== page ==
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A simple but pure festival tradition

By Ye Jun | China Daily | Updated: 2013-09-19 09:18

A simple but pure festival tradition

The zilaihong mooncakes made by China World Hotel in Beijing.

For example, Cantonese-style mooncakes typically use red lotus paste, white lotus paste and mashed bean stuffing. Mashed jujube is mostly Beijing style. Yunnan-style mooncakes use ham and rock sugar.

But over time, styles have changed, and people cannot always distinguish mooncakes by region.

"For instance, everybody uses five nuts for stuffing, no matter where they live," chef Wang says.

There are different stories about the origin of mooncakes, which are believed to be around 1,000 years old. The moon cake was an offering to the god of the moon, and for the Chinese the round shape means "reunion".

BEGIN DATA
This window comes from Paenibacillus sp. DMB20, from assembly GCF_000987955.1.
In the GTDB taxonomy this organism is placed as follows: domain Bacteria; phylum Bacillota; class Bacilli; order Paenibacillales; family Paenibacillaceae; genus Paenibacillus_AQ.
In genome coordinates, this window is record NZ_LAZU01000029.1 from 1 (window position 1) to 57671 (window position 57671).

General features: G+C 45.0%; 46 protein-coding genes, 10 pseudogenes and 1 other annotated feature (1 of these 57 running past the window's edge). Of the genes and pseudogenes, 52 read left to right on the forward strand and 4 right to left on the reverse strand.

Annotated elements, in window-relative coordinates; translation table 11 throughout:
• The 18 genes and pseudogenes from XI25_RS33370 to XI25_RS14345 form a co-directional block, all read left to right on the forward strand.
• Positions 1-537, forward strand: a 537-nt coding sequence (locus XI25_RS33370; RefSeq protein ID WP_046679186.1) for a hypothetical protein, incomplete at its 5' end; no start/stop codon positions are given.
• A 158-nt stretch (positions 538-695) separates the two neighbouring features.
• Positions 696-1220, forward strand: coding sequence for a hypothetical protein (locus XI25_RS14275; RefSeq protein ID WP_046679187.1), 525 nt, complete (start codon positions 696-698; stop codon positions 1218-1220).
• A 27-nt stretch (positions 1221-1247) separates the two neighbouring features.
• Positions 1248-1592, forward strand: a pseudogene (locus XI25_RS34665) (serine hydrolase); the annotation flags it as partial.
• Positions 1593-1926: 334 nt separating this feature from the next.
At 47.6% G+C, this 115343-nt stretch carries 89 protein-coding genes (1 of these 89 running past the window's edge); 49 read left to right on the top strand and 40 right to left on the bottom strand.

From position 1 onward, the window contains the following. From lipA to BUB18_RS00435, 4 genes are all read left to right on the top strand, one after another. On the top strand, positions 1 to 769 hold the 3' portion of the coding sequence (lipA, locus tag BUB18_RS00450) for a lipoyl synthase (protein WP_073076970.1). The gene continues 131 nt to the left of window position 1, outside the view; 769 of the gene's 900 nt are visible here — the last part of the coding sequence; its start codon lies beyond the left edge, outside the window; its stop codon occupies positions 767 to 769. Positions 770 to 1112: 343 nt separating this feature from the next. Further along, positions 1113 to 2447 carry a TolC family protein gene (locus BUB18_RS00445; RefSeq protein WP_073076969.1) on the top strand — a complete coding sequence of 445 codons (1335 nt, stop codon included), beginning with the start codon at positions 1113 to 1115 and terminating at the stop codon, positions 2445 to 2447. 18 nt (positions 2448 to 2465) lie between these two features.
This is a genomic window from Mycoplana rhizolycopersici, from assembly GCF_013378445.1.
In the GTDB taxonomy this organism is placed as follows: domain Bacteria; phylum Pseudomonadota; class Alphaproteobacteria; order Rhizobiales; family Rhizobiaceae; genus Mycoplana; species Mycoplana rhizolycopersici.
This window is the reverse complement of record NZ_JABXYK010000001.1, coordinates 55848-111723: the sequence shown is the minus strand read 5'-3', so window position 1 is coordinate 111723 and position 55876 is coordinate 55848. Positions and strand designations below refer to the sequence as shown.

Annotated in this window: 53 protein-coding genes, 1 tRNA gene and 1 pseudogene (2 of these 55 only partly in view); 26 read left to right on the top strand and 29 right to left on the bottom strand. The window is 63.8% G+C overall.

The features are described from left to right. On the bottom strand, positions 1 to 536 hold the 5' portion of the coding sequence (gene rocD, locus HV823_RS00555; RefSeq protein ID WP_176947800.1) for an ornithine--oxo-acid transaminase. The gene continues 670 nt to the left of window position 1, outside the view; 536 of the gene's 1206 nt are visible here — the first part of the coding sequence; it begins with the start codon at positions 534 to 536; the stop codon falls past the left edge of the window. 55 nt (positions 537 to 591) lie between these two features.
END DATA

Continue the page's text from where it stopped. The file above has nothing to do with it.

Lin Huoxiong, director of research and development with Imperial Palace Cantonese Restaurant, says Cantonese people always eat mooncakes with tea.

"It is usually paired with chrysanthemum, pu'er or tieguanyin (a Fujian oolong)," he says.

His restaurant, which opened in Beijing in 2002, makes both Cantonese-style mooncakes and a Chaozhou-style crispy crust moon cake adapted from a popular turnip crispy cake.

While Cantonese mooncakes are softer than Beijing zilaihong, Chaozhou-style mooncakes are crispy and soft. The Imperial Palace restaurant's handmade Chaozhou-style crispy mooncakes have become very popular and widely copied.

As a Hakka, Lin says his childhood favorite is moon cake with double egg yolk. Brand names such as Guangzhou Restaurant and Lianxianglou are famous for their moon cake production and half-processed products such as lotus paste.

He Xuehuan, executive chef with In & Out Yunnan Restaurant, is a member of the Naxi ethnic group. His family still offers mooncakes to the moon during the Mid-Autumn Festival.

A simple but pure festival tradition

A simple but pure festival tradition

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